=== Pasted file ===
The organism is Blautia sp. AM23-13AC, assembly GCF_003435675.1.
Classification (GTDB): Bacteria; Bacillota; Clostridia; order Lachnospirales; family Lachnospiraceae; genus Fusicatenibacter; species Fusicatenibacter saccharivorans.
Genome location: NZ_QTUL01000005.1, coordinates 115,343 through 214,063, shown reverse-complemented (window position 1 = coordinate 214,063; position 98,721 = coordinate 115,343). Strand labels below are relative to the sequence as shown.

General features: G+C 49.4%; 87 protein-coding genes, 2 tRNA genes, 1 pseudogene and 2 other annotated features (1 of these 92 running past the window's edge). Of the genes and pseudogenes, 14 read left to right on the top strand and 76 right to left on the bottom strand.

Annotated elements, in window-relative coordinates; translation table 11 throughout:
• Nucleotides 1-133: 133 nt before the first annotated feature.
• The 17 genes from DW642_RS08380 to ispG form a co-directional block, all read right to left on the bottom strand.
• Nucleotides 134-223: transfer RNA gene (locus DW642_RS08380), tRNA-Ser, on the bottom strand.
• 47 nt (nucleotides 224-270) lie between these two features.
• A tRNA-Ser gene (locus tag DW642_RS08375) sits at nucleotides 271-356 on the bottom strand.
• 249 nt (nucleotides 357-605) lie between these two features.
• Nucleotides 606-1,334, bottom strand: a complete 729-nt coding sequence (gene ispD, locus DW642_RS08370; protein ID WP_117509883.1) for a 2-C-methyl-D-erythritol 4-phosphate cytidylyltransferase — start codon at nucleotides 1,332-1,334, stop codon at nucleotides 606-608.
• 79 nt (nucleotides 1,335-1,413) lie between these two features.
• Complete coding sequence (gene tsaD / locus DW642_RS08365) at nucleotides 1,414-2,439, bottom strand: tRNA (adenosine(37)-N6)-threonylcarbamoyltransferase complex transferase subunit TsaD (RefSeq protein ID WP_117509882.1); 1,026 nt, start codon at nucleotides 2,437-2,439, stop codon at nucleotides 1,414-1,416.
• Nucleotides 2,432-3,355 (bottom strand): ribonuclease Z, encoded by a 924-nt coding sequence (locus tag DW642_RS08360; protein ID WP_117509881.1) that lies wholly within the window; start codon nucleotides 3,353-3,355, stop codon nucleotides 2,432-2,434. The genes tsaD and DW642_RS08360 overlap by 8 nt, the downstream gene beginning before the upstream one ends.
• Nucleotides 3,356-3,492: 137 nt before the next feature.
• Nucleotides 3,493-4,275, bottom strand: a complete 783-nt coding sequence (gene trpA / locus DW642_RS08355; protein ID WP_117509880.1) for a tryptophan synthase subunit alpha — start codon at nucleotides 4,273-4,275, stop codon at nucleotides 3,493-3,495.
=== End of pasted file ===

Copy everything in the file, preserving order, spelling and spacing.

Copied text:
The organism is Blautia sp. AM23-13AC, assembly GCF_003435675.1.
Classification (GTDB): Bacteria; Bacillota; Clostridia; order Lachnospirales; family Lachnospiraceae; genus Fusicatenibacter; species Fusicatenibacter saccharivorans.
Genome location: NZ_QTUL01000005.1, coordinates 115,343 through 214,063, shown reverse-complemented (window position 1 = coordinate 214,063; position 98,721 = coordinate 115,343). Strand labels below are relative to the sequence as shown.

General features: G+C 49.4%; 87 protein-coding genes, 2 tRNA genes, 1 pseudogene and 2 other annotated features (1 of these 92 running past the window's edge). Of the genes and pseudogenes, 14 read left to right on the top strand and 76 right to left on the bottom strand.

Annotated elements, in window-relative coordinates; translation table 11 throughout:
• Nucleotides 1-133: 133 nt before the first annotated feature.
• The 17 genes from DW642_RS08380 to ispG form a co-directional block, all read right to left on the bottom strand.
• Nucleotides 134-223: transfer RNA gene (locus DW642_RS08380), tRNA-Ser, on the bottom strand.
• 47 nt (nucleotides 224-270) lie between these two features.
• A tRNA-Ser gene (locus tag DW642_RS08375) sits at nucleotides 271-356 on the bottom strand.
• 249 nt (nucleotides 357-605) lie between these two features.
• Nucleotides 606-1,334, bottom strand: a complete 729-nt coding sequence (gene ispD, locus DW642_RS08370; protein ID WP_117509883.1) for a 2-C-methyl-D-erythritol 4-phosphate cytidylyltransferase — start codon at nucleotides 1,332-1,334, stop codon at nucleotides 606-608.
• 79 nt (nucleotides 1,335-1,413) lie between these two features.
• Complete coding sequence (gene tsaD / locus DW642_RS08365) at nucleotides 1,414-2,439, bottom strand: tRNA (adenosine(37)-N6)-threonylcarbamoyltransferase complex transferase subunit TsaD (RefSeq protein ID WP_117509882.1); 1,026 nt, start codon at nucleotides 2,437-2,439, stop codon at nucleotides 1,414-1,416.
• Nucleotides 2,432-3,355 (bottom strand): ribonuclease Z, encoded by a 924-nt coding sequence (locus tag DW642_RS08360; protein ID WP_117509881.1) that lies wholly within the window; start codon nucleotides 3,353-3,355, stop codon nucleotides 2,432-2,434. The genes tsaD and DW642_RS08360 overlap by 8 nt, the downstream gene beginning before the upstream one ends.
• Nucleotides 3,356-3,492: 137 nt before the next feature.
• Nucleotides 3,493-4,275, bottom strand: a complete 783-nt coding sequence (gene trpA / locus DW642_RS08355; protein ID WP_117509880.1) for a tryptophan synthase subunit alpha — start codon at nucleotides 4,273-4,275, stop codon at nucleotides 3,493-3,495.